Tuesday, July 26, 2016

"Not That Guy"

"It's been a long time, now I'm, coming back home..."

Truer words have never been sung.

Contrary to the wildly exaggerated rumors of my incarceration for grand theft auto (out-of-date inspection sticker) and a mid-life crisis walkabout (spent a few hours at a Vespa shop), I'm still very much here, folks.

Granted, not that you'd know it.

After spending the last few years behind the scenes - building a new studio, producing/mixing for various artists and writing for such publications as Guitar World and Songwriter's Market - I've finally gotten the chance to return to my original post as singer-songwriter with the release (7/22) of a newly minted single, "Not That Guy" (DreamCrush Music).

An up-tempo, piano-driven, (some have even said "jaunty" - don't you love that word?) pop rock ode to the perils of "friend zone" banishment, "Not That Guy" features my old friend Jay Sherman-Godfrey (TMBG, Laura Cantrell) on guitars/bass/keys, Joe McGinty (Ryan Adams, Ronnie Spector) on piano and was mastered by Ted Jensen (Paul McCartney, Eagles) at Sterling Sound.

Given my schedule, I've found myself a bit time challenged of late when it comes to recording music for myself as an artist. Rather than waiting to amass an album's worth of new material before sending it all out into the world, I thought why not release the new tunes as I finish them? As such, "Not That Guy" marks the first of several, single song releases I have planned for the coming months.

I mean, unless I pick up that Vespa or something.


Sample/purchase "Not That Guy" at iTunes

Sample/purchase "Not That Guy" at Amazon

Purchase "Not That Guy" in CD format

Saturday, March 7, 2015

The Queens English 2.0

After crawling out from under four months worth of construction materials, acoustic treatments and patch cables last April, I quietly went back to work in my shiny, new studio space (left/below) somehow neglecting to alert the media (aka your bad selves) that The Queens English 2.0 had become a reality. Now, close to a year later, in efforts to remedy my oversight (& obvious lack of business sense), I thought I’d spread the word about my new-ish, sonic sanctuary.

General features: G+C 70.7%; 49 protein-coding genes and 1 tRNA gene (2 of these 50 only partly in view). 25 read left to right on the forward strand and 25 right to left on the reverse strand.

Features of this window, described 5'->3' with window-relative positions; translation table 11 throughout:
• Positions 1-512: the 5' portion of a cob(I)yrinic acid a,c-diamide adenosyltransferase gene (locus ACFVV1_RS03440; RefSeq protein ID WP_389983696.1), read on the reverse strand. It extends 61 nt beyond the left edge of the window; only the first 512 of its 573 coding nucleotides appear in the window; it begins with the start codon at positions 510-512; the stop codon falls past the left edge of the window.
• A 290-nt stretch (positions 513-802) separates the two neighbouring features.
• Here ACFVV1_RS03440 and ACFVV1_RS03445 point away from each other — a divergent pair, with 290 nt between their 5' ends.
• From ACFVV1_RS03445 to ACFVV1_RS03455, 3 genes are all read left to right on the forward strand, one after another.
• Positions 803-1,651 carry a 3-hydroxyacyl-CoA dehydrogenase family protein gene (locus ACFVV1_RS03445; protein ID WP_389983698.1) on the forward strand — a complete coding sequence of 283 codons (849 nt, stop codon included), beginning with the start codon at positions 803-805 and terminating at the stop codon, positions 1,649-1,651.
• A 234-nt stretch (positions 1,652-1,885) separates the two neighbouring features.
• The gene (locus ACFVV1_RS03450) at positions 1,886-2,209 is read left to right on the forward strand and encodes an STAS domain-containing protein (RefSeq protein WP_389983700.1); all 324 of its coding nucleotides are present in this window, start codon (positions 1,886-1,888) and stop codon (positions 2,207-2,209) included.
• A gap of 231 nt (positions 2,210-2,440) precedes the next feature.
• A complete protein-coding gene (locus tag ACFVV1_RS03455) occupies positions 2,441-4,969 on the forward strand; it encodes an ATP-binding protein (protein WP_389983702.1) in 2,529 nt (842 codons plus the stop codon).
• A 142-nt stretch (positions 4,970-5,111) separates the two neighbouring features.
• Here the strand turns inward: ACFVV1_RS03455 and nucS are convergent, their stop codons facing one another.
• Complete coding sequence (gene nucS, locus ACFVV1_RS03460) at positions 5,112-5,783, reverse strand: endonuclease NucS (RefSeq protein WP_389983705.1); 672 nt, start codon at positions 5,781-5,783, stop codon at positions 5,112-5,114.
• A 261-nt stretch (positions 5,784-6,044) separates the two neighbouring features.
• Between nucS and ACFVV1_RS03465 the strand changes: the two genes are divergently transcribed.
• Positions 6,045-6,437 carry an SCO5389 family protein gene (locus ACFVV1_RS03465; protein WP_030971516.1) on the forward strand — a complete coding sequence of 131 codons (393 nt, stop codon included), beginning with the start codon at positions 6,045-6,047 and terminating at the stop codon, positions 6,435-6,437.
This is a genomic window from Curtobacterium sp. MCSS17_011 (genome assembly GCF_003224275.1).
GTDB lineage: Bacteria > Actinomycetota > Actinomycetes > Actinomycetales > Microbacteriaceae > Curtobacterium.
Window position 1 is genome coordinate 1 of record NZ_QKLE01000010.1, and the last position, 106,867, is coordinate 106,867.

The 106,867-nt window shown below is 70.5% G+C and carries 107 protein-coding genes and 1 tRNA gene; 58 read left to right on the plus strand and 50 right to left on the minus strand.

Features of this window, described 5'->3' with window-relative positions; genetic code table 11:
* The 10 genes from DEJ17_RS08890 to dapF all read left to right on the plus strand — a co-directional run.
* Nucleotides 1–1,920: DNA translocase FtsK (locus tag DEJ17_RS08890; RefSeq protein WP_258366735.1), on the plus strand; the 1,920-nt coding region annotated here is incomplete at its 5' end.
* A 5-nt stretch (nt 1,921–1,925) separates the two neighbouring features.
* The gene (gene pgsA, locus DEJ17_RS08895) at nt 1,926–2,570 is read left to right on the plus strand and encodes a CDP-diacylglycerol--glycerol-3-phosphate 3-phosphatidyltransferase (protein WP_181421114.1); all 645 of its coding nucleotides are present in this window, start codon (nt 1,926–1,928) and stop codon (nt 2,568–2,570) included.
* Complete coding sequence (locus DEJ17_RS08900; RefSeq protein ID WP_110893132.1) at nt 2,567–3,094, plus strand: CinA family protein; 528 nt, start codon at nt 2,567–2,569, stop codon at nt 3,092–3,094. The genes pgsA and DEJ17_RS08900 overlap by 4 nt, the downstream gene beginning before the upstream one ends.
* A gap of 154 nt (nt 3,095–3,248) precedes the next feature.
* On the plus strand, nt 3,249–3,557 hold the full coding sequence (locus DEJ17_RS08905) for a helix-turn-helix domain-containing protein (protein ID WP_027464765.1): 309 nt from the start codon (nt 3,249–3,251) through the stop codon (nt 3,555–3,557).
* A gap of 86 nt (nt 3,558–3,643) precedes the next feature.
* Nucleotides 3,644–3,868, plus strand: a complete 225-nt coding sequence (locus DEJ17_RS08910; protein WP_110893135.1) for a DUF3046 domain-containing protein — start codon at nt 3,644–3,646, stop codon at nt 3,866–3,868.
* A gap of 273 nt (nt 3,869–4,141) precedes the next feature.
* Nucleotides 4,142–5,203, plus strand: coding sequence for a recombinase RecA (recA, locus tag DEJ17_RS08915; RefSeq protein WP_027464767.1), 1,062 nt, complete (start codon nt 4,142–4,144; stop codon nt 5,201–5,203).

Starting to feel as if I’d outgrown the original QE, I decided to take the plunge and design/construct a new, custom studio space from the ground up. Being as dangerous with a hammer as a dude with gambling issues at the track, I found a good acoustic consultant and a solid contractor and we were off to the races. A few, um, “interesting” and semi-daunting months later, a fully heated, cooled, ventilated, soundproofed and acoustically treated cozy but effective studio was born.

That said, it's important for me to make the distinction that I don't view the space as a traditional, commercial “studio” for rent, per say, but rather a sonic laboratory/workshop for all my musical endeavors, ranging from production work for other artists, to tracking or mixing gigs, to composing original music for picture.

So if you’re a singer-songwriter looking for someone with my musical sensibilities to produce-record-mix your new tune, give me a holler. If, maybe, you're looking to record a VO or podcast or even looking to mix a track you recorded on your laptop, hit me up, I'd be happy to hear from you. Likewise, if you're looking for someone to score your ad spot or indie film, feel free to reach out as well. Never working on the clock (a total drag, I've been there) we offer affordable, per-project rates for every budget.

To make contact to discuss a project, please email me at – mark@thequeensenglish.com or visit www.thequeensenglish.com for work samples and more info.

Let's make some awesome music together in the new digs, shall we?

God save the Queens!



Monday, April 23, 2012

Introducing Intro.Verse.Chorus

Wanted to interrupt our regularly scheduled programming to let you know about a pet project of mine called - intro.verse.chorus

Newly launched, intro.verse.chorus is a website/blog dedicated to the art of songwriting. In addition to maintaining my personal Blog here, I’ll also be writing for intro.verse.chorus as well as curating, with other writers contributing as we go. The idea being sort of a ‘songwriters on songwriting’ kind of collective. If you’re a musician, songwriter or even an Über-music fan curious to see what goes on under the hood, I think you’ll enjoy this site.